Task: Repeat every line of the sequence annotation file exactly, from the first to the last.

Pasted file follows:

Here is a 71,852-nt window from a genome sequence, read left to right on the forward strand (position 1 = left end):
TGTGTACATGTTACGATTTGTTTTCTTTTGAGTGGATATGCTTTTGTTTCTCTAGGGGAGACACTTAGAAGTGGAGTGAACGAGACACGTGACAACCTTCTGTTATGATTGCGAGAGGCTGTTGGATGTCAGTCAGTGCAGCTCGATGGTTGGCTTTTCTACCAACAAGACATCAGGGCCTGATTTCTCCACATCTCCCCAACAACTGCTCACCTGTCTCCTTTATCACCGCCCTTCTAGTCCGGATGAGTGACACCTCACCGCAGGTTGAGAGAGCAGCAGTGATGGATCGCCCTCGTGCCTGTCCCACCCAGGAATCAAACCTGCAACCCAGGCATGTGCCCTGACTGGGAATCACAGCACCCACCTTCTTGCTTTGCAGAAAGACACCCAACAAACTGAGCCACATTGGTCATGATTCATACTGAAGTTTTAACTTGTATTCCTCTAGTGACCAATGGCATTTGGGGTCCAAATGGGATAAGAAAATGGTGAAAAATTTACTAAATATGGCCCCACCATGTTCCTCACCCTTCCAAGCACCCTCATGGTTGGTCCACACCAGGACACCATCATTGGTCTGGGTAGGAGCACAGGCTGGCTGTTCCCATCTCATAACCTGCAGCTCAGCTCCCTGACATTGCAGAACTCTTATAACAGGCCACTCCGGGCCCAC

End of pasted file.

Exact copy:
Here is a 71,852-nt window from a genome sequence, read left to right on the forward strand (position 1 = left end):
TGTGTACATGTTACGATTTGTTTTCTTTTGAGTGGATATGCTTTTGTTTCTCTAGGGGAGACACTTAGAAGTGGAGTGAACGAGACACGTGACAACCTTCTGTTATGATTGCGAGAGGCTGTTGGATGTCAGTCAGTGCAGCTCGATGGTTGGCTTTTCTACCAACAAGACATCAGGGCCTGATTTCTCCACATCTCCCCAACAACTGCTCACCTGTCTCCTTTATCACCGCCCTTCTAGTCCGGATGAGTGACACCTCACCGCAGGTTGAGAGAGCAGCAGTGATGGATCGCCCTCGTGCCTGTCCCACCCAGGAATCAAACCTGCAACCCAGGCATGTGCCCTGACTGGGAATCACAGCACCCACCTTCTTGCTTTGCAGAAAGACACCCAACAAACTGAGCCACATTGGTCATGATTCATACTGAAGTTTTAACTTGTATTCCTCTAGTGACCAATGGCATTTGGGGTCCAAATGGGATAAGAAAATGGTGAAAAATTTACTAAATATGGCCCCACCATGTTCCTCACCCTTCCAAGCACCCTCATGGTTGGTCCACACCAGGACACCATCATTGGTCTGGGTAGGAGCACAGGCTGGCTGTTCCCATCTCATAACCTGCAGCTCAGCTCCCTGACATTGCAGAACTCTTATAACAGGCCACTCCGGGCCCAC